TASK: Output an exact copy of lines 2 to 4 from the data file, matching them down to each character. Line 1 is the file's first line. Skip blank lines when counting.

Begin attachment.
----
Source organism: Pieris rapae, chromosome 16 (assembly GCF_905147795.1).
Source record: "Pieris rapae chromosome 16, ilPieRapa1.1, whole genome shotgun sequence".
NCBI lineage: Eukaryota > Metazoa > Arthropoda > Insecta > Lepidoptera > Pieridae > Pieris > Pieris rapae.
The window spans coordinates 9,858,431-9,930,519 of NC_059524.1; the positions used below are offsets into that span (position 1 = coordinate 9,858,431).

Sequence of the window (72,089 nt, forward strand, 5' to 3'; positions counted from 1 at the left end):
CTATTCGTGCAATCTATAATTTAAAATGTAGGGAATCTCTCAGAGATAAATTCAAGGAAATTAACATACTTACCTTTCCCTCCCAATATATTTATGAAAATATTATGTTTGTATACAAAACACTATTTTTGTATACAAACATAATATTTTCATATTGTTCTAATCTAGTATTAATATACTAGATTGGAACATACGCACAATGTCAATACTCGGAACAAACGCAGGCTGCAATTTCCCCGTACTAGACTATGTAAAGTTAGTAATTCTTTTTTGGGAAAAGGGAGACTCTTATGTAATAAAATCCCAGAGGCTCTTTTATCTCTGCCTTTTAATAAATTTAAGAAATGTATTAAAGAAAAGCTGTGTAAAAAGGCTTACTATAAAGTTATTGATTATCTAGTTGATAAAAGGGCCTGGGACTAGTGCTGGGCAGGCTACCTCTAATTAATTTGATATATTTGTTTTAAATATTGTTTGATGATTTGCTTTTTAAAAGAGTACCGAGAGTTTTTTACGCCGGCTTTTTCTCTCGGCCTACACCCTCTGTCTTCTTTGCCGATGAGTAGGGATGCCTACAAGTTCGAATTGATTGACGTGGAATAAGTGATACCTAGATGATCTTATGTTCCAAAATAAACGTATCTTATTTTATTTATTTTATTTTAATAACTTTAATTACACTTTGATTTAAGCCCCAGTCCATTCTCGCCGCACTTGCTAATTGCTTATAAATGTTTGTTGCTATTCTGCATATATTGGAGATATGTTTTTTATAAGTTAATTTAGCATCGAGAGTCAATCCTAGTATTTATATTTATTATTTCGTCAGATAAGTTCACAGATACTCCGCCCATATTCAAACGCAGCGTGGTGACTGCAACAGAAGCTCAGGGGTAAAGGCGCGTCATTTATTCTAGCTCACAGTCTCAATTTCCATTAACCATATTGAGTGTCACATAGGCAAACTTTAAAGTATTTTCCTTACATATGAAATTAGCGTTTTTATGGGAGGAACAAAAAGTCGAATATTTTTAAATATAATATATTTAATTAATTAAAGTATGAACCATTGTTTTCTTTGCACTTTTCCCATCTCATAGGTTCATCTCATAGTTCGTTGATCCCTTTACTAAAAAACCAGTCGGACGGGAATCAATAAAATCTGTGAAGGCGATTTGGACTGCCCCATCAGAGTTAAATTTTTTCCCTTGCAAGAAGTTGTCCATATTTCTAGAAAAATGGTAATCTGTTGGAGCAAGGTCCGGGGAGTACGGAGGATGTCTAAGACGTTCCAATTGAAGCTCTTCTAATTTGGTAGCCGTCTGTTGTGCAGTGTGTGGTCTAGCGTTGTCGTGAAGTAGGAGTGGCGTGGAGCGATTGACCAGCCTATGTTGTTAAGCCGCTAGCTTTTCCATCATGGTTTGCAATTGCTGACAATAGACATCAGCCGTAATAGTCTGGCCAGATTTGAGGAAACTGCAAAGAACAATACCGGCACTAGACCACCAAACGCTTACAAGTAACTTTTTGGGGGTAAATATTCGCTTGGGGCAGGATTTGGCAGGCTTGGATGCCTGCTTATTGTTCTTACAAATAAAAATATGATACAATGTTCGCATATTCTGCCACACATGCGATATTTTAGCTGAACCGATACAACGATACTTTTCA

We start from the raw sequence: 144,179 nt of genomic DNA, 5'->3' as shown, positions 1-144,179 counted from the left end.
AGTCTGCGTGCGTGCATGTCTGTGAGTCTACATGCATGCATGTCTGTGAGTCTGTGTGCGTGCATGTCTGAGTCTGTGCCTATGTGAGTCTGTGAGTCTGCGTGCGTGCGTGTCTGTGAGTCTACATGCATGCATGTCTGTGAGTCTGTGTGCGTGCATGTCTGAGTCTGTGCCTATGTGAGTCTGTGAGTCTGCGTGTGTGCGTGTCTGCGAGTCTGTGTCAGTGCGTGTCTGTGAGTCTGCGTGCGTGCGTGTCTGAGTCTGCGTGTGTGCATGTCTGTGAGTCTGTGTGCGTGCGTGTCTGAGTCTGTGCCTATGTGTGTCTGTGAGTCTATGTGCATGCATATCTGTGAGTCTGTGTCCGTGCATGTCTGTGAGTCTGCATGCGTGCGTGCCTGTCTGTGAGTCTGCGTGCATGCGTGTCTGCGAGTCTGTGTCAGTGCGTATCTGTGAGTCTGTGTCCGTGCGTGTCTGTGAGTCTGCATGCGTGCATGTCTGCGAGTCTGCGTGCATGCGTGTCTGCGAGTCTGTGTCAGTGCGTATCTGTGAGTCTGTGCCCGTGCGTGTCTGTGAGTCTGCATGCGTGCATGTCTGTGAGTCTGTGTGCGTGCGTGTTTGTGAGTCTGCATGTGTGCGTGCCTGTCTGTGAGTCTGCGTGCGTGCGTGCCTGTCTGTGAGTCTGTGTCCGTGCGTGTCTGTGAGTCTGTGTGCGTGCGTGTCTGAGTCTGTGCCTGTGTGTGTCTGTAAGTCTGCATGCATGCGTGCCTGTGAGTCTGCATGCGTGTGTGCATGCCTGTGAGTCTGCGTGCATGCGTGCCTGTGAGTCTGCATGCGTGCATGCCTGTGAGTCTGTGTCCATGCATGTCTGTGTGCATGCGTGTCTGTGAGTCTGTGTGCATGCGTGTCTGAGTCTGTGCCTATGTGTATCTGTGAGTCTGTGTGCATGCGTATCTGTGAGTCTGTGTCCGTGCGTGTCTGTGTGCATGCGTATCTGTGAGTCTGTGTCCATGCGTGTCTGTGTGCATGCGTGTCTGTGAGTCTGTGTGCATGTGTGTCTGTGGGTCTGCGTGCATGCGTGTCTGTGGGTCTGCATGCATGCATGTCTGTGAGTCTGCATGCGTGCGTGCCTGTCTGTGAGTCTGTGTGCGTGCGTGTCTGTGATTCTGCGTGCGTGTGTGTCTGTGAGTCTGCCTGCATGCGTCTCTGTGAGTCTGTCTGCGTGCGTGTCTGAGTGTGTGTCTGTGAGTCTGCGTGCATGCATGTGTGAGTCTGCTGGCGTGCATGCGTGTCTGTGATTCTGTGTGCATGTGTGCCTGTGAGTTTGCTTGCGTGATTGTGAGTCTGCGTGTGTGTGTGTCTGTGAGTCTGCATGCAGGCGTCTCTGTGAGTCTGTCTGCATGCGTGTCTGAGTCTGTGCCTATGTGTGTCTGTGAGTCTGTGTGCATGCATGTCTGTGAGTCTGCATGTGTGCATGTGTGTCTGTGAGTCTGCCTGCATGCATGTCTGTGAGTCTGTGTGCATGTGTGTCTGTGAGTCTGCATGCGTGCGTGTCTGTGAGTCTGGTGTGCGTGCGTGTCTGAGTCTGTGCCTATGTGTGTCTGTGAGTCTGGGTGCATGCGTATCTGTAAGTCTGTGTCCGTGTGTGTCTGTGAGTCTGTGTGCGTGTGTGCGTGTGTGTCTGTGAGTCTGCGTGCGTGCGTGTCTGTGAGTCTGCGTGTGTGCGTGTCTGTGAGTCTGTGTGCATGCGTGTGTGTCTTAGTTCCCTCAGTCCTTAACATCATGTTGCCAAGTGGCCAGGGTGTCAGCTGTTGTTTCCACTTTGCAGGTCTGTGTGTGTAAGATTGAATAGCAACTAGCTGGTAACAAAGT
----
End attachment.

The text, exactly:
Source record: "Pieris rapae chromosome 16, ilPieRapa1.1, whole genome shotgun sequence".
NCBI lineage: Eukaryota > Metazoa > Arthropoda > Insecta > Lepidoptera > Pieridae > Pieris > Pieris rapae.
The window spans coordinates 9,858,431-9,930,519 of NC_059524.1; the positions used below are offsets into that span (position 1 = coordinate 9,858,431).